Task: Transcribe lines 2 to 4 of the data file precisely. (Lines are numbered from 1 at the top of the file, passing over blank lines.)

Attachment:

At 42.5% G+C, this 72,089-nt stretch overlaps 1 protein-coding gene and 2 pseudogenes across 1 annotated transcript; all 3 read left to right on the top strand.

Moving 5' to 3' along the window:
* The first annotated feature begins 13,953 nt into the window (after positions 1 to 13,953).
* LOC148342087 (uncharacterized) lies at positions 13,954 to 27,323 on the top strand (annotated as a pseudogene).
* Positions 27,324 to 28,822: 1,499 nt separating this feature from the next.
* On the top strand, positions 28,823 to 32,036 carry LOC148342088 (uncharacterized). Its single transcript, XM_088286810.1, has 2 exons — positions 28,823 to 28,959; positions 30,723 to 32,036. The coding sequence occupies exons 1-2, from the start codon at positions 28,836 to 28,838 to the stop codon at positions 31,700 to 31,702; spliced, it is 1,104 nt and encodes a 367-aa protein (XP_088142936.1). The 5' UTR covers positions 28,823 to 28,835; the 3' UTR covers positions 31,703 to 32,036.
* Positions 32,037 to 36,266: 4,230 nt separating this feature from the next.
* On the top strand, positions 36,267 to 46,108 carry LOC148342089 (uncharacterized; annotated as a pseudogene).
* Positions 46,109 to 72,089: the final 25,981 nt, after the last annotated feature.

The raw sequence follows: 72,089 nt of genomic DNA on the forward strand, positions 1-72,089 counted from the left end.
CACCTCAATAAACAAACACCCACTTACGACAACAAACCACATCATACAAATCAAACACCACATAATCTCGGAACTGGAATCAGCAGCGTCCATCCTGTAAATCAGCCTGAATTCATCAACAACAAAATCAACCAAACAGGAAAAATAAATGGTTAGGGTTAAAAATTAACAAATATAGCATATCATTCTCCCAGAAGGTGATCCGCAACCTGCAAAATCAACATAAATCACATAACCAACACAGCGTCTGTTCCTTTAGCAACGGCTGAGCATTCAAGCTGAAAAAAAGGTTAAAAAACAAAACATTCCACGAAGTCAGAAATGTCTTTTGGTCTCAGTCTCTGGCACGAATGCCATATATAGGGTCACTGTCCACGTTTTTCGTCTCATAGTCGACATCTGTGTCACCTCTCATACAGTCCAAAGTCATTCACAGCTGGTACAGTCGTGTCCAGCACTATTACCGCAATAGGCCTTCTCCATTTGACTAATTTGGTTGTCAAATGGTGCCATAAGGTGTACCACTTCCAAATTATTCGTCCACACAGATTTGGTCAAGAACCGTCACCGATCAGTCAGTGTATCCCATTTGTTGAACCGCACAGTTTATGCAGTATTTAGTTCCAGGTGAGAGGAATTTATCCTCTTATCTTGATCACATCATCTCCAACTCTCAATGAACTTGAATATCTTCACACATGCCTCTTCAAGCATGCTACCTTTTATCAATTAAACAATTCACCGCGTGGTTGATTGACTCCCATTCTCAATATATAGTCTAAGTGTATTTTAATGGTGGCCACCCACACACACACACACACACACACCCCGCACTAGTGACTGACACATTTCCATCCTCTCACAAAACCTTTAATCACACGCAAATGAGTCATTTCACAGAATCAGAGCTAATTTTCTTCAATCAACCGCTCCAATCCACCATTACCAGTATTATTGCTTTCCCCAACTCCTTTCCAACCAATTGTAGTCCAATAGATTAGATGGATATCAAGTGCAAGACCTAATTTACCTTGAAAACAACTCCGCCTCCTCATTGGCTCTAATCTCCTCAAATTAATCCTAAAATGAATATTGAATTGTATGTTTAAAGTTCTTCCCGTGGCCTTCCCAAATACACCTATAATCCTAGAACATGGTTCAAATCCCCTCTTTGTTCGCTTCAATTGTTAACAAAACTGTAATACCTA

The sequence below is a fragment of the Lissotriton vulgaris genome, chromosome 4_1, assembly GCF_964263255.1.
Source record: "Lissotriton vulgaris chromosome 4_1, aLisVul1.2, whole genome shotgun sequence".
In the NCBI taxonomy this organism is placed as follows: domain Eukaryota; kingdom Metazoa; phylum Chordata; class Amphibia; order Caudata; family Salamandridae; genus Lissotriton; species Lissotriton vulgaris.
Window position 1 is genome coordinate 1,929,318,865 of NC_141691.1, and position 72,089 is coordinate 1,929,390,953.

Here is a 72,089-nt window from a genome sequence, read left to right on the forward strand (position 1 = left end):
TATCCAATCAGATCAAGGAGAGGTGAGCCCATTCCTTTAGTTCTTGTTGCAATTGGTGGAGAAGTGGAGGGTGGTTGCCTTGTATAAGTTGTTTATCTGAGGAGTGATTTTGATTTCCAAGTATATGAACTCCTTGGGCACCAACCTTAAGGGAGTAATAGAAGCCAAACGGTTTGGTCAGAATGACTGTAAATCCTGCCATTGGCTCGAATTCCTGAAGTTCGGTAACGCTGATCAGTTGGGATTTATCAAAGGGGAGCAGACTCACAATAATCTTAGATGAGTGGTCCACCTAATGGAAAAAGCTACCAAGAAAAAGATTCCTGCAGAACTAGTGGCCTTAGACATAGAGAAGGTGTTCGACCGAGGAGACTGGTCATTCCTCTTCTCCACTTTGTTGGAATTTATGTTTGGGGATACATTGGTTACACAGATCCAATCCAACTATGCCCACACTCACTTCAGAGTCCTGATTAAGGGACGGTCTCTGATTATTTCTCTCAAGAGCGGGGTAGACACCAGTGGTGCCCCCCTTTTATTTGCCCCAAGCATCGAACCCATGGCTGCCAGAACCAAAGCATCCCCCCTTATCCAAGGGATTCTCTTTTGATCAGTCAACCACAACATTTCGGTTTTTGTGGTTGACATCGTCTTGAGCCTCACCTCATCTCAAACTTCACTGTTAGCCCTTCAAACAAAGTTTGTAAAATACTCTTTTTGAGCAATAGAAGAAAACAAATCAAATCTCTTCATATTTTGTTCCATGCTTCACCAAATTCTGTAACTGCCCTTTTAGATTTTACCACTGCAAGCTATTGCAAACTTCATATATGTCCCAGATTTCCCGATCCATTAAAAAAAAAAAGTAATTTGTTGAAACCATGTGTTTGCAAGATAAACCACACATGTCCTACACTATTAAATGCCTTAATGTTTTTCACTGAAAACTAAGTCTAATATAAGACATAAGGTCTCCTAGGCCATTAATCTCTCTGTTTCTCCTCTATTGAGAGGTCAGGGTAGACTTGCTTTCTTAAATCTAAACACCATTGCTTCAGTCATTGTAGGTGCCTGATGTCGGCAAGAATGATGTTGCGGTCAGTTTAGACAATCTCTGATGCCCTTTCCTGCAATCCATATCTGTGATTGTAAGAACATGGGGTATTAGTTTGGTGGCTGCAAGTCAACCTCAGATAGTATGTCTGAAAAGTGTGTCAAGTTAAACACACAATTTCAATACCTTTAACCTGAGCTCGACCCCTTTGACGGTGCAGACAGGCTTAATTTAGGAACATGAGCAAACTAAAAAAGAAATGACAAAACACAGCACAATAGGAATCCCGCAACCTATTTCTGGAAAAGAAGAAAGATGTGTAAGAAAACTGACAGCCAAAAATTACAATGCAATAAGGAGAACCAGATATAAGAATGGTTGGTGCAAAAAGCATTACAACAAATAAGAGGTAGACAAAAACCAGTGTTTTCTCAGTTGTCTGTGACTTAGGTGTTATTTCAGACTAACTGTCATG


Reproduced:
Moving 5' to 3' along the window:
* The first annotated feature begins 13,953 nt into the window (after positions 1 to 13,953).
* LOC148342087 (uncharacterized) lies at positions 13,954 to 27,323 on the top strand (annotated as a pseudogene).